- The Washington Times - Thursday, January 29, 2004

BEIJING. — China yesterday denied reports that it was the source of the bird flu outbreak that now afflicts 10 Asian nations, as Indonesia and Pakistan bowed to pressure for a mass cull of millions of sick chickens.

China became the latest Asian government to face charges of covering up the disease when the respected New Scientist journal in Britain said the epidemic probably erupted there as early as a year ago.

“A combination of official cover-up and questionable farming practices allowed it to turn into the epidemic now under way,” the weekly said, citing unnamed health specialists.

But as China halted poultry exports from its three affected provinces, Guangxi in the southwest near the Vietnamese border and the central provinces of Hubei and Hunan, its Foreign Ministry rejected the charges.

“We believe that such an allegation is totally inaccurate, groundless and doesn’t respect science,” said spokeswoman Zhang Qiyue.

The World Health Organization has asked for an explanation of the deaths last February of two Hong Kong tourists who had visited southern China, as part of efforts to track the origins of the outbreak that has claimed 10 lives.

However, the WHO’s Beijing-based spokesman Roy Wadia said that, despite the suspected link with the dead tourists, it was too early to confirm China as the origin of the disease, which could have had several likely sources.

The WHO has warned that while humans so far have caught the deadly H5N1 strain of bird flu through contact with infected birds or their droppings, it could claim millions of lives if it mutates into a form that can be spread among humans.

New Scientist said it suspected the H5N1 virus was disseminated through a faulty mass poultry vaccination by Chinese farmers eager to protect their flocks from the disease, which triggered a mass cull in Hong Kong in 1997.

Proof of a cover-up would be embarrassing for China, which was criticized last year after it was learned that authorities had hidden the outbreak of severe acute respiratory syndrome (SARS) for months.

In Thailand, the government also faced heavy criticism after it acknowledged that it mishandled the bird flu crisis, which has spread to nearly half its 76 provinces and killed two children.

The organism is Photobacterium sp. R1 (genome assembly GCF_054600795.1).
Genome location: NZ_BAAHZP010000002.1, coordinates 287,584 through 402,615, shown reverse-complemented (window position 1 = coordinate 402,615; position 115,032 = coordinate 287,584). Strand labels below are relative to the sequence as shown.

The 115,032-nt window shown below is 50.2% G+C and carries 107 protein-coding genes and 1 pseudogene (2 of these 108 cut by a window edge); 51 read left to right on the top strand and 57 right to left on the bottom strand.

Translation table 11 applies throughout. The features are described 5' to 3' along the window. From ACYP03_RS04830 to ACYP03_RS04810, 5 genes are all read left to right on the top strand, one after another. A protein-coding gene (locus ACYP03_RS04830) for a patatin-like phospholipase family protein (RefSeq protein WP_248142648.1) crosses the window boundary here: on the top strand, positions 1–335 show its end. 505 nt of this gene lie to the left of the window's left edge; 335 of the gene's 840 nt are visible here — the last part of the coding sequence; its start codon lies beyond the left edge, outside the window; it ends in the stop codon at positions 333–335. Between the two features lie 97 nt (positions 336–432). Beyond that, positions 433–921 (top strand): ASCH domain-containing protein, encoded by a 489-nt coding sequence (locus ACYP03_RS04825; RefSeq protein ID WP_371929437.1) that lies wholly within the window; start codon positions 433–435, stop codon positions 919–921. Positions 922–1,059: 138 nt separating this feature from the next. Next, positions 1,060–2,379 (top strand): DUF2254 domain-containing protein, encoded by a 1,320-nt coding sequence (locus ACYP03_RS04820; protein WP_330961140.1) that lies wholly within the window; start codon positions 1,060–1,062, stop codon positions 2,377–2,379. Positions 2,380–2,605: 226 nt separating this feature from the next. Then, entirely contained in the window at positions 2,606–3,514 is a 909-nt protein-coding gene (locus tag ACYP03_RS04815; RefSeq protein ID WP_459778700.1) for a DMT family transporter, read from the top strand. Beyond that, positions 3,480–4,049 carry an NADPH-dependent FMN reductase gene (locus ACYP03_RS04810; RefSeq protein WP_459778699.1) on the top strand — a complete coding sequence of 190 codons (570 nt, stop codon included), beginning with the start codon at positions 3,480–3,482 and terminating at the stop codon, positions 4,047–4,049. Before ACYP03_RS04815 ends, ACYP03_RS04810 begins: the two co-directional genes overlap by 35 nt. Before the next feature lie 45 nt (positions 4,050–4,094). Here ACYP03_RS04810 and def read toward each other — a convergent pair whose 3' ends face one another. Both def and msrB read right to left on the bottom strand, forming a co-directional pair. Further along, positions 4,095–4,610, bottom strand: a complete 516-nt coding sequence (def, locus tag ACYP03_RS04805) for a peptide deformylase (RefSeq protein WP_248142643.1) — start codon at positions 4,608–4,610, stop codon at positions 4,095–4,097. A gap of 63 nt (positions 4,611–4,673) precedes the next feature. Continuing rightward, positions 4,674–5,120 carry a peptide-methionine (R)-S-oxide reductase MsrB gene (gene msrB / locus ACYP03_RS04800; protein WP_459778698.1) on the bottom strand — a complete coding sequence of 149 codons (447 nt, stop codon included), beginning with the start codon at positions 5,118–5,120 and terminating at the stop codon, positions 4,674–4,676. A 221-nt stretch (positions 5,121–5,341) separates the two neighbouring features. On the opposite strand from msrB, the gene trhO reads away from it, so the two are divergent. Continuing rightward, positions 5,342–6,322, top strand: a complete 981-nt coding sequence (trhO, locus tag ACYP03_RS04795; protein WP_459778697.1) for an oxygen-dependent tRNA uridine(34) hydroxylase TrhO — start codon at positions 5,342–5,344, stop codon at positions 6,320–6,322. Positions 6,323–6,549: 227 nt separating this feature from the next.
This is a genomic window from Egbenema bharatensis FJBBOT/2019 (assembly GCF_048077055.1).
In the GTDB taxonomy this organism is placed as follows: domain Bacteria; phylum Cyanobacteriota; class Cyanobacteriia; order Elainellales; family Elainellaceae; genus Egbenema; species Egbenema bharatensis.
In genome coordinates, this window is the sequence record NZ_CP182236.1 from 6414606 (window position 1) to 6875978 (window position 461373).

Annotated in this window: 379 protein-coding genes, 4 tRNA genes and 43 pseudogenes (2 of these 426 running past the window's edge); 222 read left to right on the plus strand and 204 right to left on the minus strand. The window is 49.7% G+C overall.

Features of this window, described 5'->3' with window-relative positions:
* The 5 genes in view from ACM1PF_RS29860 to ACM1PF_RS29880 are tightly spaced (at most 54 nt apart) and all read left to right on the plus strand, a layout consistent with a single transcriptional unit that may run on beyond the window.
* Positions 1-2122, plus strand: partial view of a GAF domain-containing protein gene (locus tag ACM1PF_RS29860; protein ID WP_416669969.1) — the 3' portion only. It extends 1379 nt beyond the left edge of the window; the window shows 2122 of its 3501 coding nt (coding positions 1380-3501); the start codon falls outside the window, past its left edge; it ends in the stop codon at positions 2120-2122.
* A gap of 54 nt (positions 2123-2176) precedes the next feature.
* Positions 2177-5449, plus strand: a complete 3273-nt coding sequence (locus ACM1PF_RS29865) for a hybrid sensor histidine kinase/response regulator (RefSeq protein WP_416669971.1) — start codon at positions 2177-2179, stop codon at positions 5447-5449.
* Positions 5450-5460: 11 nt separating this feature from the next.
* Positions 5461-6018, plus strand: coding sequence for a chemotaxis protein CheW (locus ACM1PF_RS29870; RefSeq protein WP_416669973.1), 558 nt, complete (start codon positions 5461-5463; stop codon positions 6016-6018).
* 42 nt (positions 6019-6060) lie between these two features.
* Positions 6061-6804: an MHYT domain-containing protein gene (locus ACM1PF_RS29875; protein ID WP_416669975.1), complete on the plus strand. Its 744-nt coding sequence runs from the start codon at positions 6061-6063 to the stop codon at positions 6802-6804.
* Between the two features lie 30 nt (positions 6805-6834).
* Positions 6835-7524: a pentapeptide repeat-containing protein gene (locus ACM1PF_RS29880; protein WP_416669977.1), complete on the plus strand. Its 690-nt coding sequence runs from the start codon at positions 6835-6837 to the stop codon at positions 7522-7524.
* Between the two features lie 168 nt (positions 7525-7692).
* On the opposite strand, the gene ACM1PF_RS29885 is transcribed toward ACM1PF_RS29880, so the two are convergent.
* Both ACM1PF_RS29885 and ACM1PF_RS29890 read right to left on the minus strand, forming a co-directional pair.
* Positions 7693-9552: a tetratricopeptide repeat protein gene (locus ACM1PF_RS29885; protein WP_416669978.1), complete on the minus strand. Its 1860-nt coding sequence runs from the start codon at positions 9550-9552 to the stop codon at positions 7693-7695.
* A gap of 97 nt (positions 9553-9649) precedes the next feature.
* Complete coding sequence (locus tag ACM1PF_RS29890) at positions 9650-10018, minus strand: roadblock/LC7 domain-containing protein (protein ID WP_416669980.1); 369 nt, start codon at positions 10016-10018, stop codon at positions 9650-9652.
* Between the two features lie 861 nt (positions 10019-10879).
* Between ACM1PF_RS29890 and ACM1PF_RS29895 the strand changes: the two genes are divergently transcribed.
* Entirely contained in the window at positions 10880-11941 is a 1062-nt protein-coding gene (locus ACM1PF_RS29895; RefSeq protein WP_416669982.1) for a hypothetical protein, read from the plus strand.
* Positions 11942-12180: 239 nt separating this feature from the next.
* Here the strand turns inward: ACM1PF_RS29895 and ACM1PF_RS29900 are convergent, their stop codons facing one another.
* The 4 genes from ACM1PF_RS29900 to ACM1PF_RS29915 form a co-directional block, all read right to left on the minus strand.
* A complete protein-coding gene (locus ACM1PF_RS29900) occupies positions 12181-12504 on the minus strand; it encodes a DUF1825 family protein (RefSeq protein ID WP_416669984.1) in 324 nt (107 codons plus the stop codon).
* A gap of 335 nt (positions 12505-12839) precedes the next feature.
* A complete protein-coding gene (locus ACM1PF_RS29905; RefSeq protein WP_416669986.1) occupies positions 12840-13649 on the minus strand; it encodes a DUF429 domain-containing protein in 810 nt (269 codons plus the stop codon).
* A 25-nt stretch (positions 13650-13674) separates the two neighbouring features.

Prime Minister Thaksin Shinawatra acknowledged that mistakes had been made despite the lessons learned during the panic over SARS, which sprang from southern China and went on to claim nearly 800 lives with infections in 32 countries.

“Transparency and disclosure of information is essential to bring back confidence to the general public,” he told international crisis talks in Bangkok on Wednesday.

Ministers and officials from the affected nations — Cambodia, China, Indonesia, Japan, Laos, South Korea, Thailand and Vietnam — attended the Bangkok talks. Taiwan and Pakistan have reported weaker strains of the virus.

Indonesia, Laos and Vietnam also have faced charges of a cover-up that reportedly has hampered attempts to curb the spread of the disease, which has led to the deaths of more than 20 million poultry.

Indonesia yesterday ordered the slaughter of all infected poultry after coming under pressure from the WHO, but it was not clear whether the cull would extend to healthy poultry, as it has elsewhere.

“We will do it. We will destroy those infected. The good ones will be saved,” Welfare Minister Yusuf Kalla said. Indonesia has said millions of birds across much of the vast archipelago have been infected.

Taiwan reported new outbreaks in ducks and chickens at four farms in the south, and said that poultry there would be slaughtered.

In Vietnam, where eight persons have died, bird flu has hit three more of the 64 provinces and cities, taking the number affected to 31, the government said.


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